Letters and Manuscripts — Volume 10

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Lt 107, 1895

Starr, Brother and Sister [G. B.]

Cooranbong, N. S. W., Australia

January 27, 1895

Portions of this letter are published in 4Bio 194.

Dear Brother and Sister Starr:

I intended to write to you ere this, but I have had all that I could do, and more than I could do. I write now to save you from all unpleasantness of feelings. I had mentioned to Brother Rousseau that I was anxious to do something for May Lacey. She was a girl striving to make her own way, and I wanted to help her, as I had others. 10LtMs, Lt 107, 1895, par. 1

Brother Rousseau thought it a little strange that I had not extended my liberal heart feelings, embracing May Lacey. 10LtMs, Lt 107, 1895, par. 2

When Sister May came to the campground she needed clothing as well as Martha Brown, for both were quite destitute. I furnished clothing and shoes for Martha, but May was just as bad off. 10LtMs, Lt 107, 1895, par. 3

I made inquiries and learned of Brother Rousseau that yourself and Brother Baker carried her through one term of school. I said, “If you two would settle that matter as a gift, then I would pay the entire sum incurred since that time.” He said he would write to you about the matter. If he has done so, please consider I make no such request now, as W. C. White is soon to be married to May Lacey. 10LtMs, Lt 107, 1895, par. 4

This changes the whole features of the matter. I had not the slightest thought of this matter when May Lacey was employed, at three dollars per week, to give me treatment, learn to write on the typewriter, and help in other things. 10LtMs, Lt 107, 1895, par. 5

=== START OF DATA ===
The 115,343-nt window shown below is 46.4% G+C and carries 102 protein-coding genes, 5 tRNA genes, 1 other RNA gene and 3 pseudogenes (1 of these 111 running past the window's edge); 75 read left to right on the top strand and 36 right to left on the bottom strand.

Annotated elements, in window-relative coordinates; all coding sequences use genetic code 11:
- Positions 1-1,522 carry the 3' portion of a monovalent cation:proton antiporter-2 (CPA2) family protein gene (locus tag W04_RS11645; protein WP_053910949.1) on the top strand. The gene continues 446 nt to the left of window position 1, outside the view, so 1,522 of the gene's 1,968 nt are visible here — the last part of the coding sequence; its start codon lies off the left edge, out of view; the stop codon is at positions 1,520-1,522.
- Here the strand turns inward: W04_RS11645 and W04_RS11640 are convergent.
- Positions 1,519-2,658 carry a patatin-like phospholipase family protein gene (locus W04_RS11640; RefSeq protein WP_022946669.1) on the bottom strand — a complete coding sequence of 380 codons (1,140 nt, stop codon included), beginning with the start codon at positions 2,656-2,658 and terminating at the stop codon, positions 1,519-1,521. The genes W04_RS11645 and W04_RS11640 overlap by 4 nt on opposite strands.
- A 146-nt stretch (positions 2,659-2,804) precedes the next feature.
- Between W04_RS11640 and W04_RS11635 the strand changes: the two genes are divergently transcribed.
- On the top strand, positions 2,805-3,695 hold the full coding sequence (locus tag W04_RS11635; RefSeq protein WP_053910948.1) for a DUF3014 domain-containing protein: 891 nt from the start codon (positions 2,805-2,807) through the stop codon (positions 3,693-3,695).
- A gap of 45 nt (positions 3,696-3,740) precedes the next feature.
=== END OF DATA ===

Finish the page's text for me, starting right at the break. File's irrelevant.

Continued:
Emily’s right arm was not in a healthful condition. It was not safe for her to use it. Some one must give me treatment, so May Lacey has that work to do. Her first business is to care for me. 10LtMs, Lt 107, 1895, par. 6

Maude Camp does my sewing and I find her to be a finished tailoress. I took her out of the kitchen at once, for she cannot stand upon her feet much since leaving the school, without pain in her limbs. Now she is pleased, and I am pleased. 10LtMs, Lt 107, 1895, par. 7

But May Lacey and Willie White will soon be married, and therefore I will pay the bill of the schooling myself, as matters have turned. 10LtMs, Lt 107, 1895, par. 8

January 25

Home again

Brother Rousseau and Brother Sisley and Brother Colcord will be here this noon, and then we will have everything arranged in regard to school bills. 10LtMs, Lt 107, 1895, par. 9

I am much pleased with May; she is a treasure, and I love her as a daughter already. 10LtMs, Lt 107, 1895, par. 10

Sister Rousseau is here, came with us. She is making dresses that she would have to have at all events, for she is remarkably destitute. 10LtMs, Lt 107, 1895, par. 11

Sister Rousseau is doing the work of educating May and Maude in giving lessons in dressmaking. May has made one dress herself, and it makes her look like a queen in a tasteful, neat fitting costume. 10LtMs, Lt 107, 1895, par. 12

I shall settle every bill of May’s, and she will become a member of the family with a clean record. 10LtMs, Lt 107, 1895, par. 13

We left Cooranbong, January 22, for home, last Monday morning. It rained constantly while we were at Dora Creek. I only stepped out doors once and walked a short distance. Then the postman said if the rain continued there would be a flood, and so we hastened home; I am glad to be here, where we can get plenty of fruit. I am rather worn out because of getting off American mail. 10LtMs, Lt 107, 1895, par. 14